PREPRINT

# Star Formation Variability as a Probe for the Baryon Cycle within Galaxies

Eun-jin Shin, Sandro Tacchella, Ji-hoon Kim, Kartheik G. Iyer, Vadim A. Semenov

Submitted on 3 November 2022

## Abstract

We investigate the connection of the regulation of star formation and the cycling of baryons within and in and out of galaxies. We use idealized numerical simulations of Milky Way-mass galaxies, in which we systemically vary the galaxy morphology (bulge-to-total mass ratio) and stellar feedback strength (total eight setups with 80 simulations). By following individual gas parcels through the disk, spiral arms, and massive star-forming clumps, we quantify how gas moves and oscillates through the different phases of the interstellar medium (ISM) and forms stars. We show that the residence time of gas in the dense ISM phase (${\tau }_{\mathrm{S}\mathrm{F}}$), the nature of spiral arms (strength, number), and the clump properties (number, mass function, and young star fraction) depend on both the galaxy morphology and stellar feedback. Based on these results, we quantify signatures of the baryon cycle within galaxies using the temporal and spatial power spectrum density (PSD) of the star formation history (SFH). Stronger stellar feedback leads to more bursty star formation while the correlation timescale of the SFH is longer, because stronger feedback dissolves the dense, star-forming ISM phase, leading to a more homogeneous ISM and a decrease in ${\tau }_{\mathrm{S}\mathrm{F}}$. The bulge strength has a similar effect: the deep gravitational potential in a bulge-dominant galaxy imposes a strong shear force that effectively breaks apart gas clumps in the ISM; this subsequently inhibits the fragmentation of cool gas and therefore the star formation in the disk, leading to a decrease in the spatial power on scales of $\sim$ 1 kpc. We conclude that measurements of the temporal and spatial PSD of the SFH can provide constraints on the baryon cycle and the star formation process.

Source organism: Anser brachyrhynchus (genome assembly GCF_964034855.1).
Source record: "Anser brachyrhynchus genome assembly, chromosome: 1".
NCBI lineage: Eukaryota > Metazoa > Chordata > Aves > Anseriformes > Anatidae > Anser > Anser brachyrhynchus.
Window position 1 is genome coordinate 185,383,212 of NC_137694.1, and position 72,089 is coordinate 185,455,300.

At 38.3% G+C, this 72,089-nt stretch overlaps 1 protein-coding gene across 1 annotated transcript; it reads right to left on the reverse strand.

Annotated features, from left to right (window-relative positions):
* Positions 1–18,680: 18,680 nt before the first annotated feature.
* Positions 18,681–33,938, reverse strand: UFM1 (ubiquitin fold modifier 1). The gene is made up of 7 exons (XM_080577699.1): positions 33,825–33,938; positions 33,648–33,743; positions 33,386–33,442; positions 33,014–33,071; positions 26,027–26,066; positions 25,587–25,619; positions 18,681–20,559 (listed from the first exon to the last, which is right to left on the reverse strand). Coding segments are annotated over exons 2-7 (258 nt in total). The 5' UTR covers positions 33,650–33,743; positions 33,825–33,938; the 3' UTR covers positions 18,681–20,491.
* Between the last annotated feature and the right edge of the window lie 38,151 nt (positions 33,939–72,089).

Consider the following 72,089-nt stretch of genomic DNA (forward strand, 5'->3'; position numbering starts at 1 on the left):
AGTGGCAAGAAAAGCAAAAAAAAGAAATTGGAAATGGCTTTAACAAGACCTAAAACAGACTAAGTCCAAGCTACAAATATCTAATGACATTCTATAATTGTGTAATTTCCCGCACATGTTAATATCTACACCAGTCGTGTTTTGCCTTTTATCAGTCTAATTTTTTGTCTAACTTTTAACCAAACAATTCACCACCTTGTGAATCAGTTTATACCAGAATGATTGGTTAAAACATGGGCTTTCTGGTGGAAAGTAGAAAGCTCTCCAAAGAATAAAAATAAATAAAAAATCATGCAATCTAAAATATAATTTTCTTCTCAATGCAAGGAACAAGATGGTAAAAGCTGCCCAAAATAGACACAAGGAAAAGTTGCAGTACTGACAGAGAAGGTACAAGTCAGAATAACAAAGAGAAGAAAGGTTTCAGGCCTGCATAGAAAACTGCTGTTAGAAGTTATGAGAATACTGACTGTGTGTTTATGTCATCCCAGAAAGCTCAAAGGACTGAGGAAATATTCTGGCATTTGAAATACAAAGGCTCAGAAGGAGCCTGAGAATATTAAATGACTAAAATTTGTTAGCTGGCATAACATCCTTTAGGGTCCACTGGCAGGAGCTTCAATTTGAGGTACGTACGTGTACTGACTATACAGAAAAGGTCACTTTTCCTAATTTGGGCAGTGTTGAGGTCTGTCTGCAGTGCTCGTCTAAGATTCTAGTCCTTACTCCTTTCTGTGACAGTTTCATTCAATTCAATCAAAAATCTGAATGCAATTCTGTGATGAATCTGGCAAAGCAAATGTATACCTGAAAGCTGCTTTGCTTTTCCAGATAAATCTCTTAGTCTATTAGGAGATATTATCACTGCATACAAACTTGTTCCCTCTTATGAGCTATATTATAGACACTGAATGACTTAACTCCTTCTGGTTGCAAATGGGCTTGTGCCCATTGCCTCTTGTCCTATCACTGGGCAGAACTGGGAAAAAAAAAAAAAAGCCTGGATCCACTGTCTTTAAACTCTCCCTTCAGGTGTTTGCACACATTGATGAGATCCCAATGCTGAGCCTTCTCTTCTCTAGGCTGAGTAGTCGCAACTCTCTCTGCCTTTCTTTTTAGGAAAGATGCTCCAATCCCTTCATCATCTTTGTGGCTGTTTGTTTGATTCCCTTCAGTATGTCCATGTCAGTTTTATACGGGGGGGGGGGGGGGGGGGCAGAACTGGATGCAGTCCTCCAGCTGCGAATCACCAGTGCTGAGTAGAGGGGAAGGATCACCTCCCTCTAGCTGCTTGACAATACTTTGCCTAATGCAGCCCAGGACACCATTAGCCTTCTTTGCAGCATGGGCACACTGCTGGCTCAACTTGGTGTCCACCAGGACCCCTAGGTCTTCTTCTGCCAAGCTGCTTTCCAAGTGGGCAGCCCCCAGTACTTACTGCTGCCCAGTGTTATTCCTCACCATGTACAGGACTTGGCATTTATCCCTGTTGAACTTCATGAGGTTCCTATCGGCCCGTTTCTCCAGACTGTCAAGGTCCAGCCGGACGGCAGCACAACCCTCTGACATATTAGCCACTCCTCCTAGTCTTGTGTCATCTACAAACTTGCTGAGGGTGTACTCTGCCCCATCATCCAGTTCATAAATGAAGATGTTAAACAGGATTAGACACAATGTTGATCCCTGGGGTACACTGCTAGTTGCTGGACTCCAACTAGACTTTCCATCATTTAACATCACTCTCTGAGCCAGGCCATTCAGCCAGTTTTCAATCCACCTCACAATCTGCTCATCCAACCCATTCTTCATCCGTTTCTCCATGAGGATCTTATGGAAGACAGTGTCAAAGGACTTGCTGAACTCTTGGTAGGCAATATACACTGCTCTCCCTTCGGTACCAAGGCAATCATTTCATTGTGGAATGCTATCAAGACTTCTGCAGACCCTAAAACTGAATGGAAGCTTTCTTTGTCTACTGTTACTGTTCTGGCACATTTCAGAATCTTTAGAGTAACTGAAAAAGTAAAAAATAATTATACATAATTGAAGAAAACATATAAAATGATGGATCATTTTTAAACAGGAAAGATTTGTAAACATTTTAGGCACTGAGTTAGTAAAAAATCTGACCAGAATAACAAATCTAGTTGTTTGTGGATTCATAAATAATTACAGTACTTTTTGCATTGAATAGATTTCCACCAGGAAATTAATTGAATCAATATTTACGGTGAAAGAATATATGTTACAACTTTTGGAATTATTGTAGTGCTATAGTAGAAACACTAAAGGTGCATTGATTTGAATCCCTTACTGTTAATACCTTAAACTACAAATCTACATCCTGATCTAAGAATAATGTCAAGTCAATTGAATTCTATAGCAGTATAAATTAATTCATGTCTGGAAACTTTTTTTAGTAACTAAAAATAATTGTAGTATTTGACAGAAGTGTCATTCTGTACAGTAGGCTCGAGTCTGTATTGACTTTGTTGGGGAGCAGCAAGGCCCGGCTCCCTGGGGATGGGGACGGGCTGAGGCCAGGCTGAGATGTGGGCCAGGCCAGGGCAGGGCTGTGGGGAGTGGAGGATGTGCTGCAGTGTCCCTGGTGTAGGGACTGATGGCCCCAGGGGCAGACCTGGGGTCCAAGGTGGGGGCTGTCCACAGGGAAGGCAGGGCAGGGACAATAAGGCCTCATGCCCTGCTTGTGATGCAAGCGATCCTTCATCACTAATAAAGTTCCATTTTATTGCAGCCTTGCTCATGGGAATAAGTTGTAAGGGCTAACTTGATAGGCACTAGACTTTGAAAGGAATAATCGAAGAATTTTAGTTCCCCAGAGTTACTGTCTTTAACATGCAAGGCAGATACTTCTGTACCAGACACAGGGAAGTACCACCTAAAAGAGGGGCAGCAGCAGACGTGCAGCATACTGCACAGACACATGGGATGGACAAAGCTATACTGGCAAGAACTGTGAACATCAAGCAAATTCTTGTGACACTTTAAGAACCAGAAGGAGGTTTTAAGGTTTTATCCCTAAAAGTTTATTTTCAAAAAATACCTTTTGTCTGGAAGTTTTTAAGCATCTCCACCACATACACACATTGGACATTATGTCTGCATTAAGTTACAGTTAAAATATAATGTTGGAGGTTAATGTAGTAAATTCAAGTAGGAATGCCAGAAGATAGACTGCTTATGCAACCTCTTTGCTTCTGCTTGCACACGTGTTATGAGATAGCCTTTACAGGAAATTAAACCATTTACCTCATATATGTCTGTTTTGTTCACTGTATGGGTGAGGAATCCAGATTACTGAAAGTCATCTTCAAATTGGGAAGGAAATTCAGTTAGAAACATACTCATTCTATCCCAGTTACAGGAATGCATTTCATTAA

## Preprint

Comment: 22 pages including 17 figures. Submitted to ApJ

Subject: Astrophysics - Astrophysics of Galaxies